Discovery Not Afraid of Sharks Or Comcast; Comes Out Against Merger

29906170001_2588222626001_thumb-596118We told you last week that even though the initial public commenting period for the Comcast/Time Warner Cable merger has ended, the FCC is still talking to various media companies — including Discovery, operator of seemingly countless cable channels — to get their insights on the deal. Now the details of Discovery’s anti-merger arguments are being made public.

A recent filing [PDF] from Discovery quickly recounts the points discussed in a Sept. 3 meeting between FCC officials and the media giant.

Among the key concerns raised by Discovery during that meeting:
1. That a merged Comcast/TWC, which would have at least 30 million pay-TV customers — 10 million more than any other competitor — would use this new “enhanced position” to “impose prices, terms and conditions on programmers that are overly favorable” to Comcast.

Basically, Discovery is arguing that Comcast could tell content providers that if they want to reach the nation’s largest cable audience, they’ll have to charge Comcast a lower price.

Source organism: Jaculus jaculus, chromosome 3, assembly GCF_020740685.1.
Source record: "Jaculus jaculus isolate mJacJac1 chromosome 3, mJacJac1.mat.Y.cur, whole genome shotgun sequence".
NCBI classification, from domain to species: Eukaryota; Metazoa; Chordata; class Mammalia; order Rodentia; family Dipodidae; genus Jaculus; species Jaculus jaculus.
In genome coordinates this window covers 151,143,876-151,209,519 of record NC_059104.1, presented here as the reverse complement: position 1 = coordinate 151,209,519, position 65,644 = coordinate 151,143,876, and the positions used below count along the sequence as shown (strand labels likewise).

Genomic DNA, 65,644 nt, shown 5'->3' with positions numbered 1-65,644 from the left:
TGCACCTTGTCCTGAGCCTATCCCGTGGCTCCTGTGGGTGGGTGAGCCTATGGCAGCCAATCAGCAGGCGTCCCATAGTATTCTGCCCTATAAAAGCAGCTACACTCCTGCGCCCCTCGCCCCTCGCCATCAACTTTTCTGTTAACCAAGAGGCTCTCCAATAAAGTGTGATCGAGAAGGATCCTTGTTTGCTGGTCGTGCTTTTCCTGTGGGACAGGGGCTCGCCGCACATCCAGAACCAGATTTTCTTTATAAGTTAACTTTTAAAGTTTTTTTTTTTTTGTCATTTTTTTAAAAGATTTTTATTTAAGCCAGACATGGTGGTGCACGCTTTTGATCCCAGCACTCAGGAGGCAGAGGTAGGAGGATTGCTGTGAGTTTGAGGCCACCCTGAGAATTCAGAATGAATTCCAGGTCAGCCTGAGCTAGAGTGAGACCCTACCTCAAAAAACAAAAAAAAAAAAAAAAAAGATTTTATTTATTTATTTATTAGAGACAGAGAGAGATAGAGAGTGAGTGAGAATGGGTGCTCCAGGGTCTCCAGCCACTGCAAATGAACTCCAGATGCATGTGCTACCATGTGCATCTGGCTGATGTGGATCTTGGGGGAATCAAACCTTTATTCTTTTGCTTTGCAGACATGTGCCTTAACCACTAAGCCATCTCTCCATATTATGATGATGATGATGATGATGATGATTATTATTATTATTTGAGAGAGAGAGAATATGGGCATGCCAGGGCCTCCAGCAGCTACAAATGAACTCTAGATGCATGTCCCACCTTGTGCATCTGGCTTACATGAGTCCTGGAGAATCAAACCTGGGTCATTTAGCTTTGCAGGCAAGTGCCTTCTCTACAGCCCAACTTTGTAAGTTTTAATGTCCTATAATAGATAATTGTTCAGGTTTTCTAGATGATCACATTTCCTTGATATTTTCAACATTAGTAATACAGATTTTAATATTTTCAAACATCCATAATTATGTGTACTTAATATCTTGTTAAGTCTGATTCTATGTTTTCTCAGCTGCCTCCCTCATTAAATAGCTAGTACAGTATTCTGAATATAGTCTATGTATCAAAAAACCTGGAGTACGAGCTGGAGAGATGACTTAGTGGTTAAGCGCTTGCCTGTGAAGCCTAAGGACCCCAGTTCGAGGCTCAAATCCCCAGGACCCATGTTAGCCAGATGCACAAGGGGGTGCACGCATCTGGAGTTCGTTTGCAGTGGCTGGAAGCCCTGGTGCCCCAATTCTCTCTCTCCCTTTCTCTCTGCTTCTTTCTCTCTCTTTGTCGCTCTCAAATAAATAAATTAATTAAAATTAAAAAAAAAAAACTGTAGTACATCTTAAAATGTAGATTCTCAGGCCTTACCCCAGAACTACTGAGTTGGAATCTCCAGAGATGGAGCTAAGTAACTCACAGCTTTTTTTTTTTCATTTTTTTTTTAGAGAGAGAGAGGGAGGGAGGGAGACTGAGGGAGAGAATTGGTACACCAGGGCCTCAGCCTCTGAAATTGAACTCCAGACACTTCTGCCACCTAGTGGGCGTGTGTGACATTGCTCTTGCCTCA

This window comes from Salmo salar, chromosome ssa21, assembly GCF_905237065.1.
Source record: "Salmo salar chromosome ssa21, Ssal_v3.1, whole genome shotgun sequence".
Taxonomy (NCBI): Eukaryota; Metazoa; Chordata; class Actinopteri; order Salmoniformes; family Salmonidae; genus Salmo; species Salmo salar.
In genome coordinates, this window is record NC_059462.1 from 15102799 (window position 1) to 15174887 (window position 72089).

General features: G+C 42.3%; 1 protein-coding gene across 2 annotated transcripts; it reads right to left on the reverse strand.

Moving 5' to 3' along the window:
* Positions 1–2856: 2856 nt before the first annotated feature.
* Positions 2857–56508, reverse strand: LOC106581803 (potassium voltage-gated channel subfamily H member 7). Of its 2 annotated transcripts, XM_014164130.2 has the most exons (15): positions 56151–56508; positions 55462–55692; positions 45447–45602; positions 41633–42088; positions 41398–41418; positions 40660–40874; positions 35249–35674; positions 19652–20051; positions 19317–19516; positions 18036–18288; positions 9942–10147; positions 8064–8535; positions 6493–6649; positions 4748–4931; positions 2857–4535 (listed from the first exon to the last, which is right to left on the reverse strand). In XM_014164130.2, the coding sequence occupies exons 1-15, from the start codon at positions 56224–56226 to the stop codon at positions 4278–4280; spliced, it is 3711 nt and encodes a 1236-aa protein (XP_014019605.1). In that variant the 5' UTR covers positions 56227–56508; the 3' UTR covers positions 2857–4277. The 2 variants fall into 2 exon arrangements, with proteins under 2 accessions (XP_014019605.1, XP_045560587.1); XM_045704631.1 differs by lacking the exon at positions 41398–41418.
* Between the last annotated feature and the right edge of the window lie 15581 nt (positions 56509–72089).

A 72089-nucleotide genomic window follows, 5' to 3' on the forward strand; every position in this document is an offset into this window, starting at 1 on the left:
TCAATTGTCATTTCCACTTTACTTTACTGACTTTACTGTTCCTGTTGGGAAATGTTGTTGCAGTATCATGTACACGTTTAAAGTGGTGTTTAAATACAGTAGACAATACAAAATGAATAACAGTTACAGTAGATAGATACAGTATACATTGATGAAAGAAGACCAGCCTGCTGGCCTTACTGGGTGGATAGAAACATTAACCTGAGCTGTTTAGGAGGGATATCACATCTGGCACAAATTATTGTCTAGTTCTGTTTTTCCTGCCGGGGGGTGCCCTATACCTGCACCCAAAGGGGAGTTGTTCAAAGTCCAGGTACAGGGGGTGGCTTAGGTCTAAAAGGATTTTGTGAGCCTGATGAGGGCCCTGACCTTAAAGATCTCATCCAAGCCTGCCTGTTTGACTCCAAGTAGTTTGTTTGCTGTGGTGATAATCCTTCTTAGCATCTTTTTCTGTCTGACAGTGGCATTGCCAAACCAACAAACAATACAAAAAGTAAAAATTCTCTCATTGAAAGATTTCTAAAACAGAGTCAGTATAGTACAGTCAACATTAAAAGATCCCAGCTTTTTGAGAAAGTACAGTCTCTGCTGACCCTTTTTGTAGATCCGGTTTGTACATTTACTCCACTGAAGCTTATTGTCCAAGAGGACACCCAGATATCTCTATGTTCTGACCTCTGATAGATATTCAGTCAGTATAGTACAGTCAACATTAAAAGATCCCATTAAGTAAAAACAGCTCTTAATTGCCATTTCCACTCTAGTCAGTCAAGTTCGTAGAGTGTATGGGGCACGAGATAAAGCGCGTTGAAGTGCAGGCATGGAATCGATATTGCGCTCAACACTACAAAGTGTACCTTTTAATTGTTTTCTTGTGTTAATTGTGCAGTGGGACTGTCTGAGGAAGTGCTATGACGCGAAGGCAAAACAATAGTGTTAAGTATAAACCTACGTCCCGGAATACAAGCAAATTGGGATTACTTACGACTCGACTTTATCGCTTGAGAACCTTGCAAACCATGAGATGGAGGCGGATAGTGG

2. That the combined Comcast/TWC Voltron would include broader “most favored nation” clauses in its contracts with programmers.

These clauses effectively guarantee that Comcast gets the best available deal and can cover everything from which channels are bundled in tiers together to what can appear online, where, and when.

3. That Comcast would “interfere with the developing use of alternative content viewing devices and services.”

Comcast is not only the nation’s largest pay-TV company, it’s also one of the largest TV programmers, with broadcast networks, local affiliates, multiple cable channels, and home video syndication and distribution. It has an interest in restricting the success of services and devices that compete with established Comcast/NBC businesses, and can use its position as the nation’s largest broadband provider to do so.

Discovery is probably the largest media company to publicly raise concerns about the Comcast/TWC merger. Many programmers, studios, and cable channels have reportedly expressed these same worries but have refrained from going public out of fear that doing so would damage their existing relationship with Comcast.

It’s basically like Big Brother or Survivor, where you tell Bob or Jill that you have their backs while secretly telling other players that Bob or Jill is crazy and has to go.


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